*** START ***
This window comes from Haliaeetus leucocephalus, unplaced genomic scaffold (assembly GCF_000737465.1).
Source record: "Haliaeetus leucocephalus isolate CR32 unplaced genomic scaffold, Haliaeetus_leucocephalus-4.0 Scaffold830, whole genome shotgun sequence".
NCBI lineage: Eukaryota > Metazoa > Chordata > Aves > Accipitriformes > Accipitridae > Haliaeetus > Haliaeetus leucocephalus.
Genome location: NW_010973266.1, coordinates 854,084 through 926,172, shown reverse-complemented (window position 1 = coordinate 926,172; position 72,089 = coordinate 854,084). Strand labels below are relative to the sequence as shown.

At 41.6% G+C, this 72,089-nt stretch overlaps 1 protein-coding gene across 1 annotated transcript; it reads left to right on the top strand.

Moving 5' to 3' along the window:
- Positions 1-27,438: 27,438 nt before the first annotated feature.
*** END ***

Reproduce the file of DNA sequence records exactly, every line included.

This window comes from Haliaeetus leucocephalus, unplaced genomic scaffold (assembly GCF_000737465.1).
Source record: "Haliaeetus leucocephalus isolate CR32 unplaced genomic scaffold, Haliaeetus_leucocephalus-4.0 Scaffold830, whole genome shotgun sequence".
NCBI lineage: Eukaryota > Metazoa > Chordata > Aves > Accipitriformes > Accipitridae > Haliaeetus > Haliaeetus leucocephalus.
Genome location: NW_010973266.1, coordinates 854,084 through 926,172, shown reverse-complemented (window position 1 = coordinate 926,172; position 72,089 = coordinate 854,084). Strand labels below are relative to the sequence as shown.

At 41.6% G+C, this 72,089-nt stretch overlaps 1 protein-coding gene across 1 annotated transcript; it reads left to right on the top strand.

Moving 5' to 3' along the window:
- Positions 1-27,438: 27,438 nt before the first annotated feature.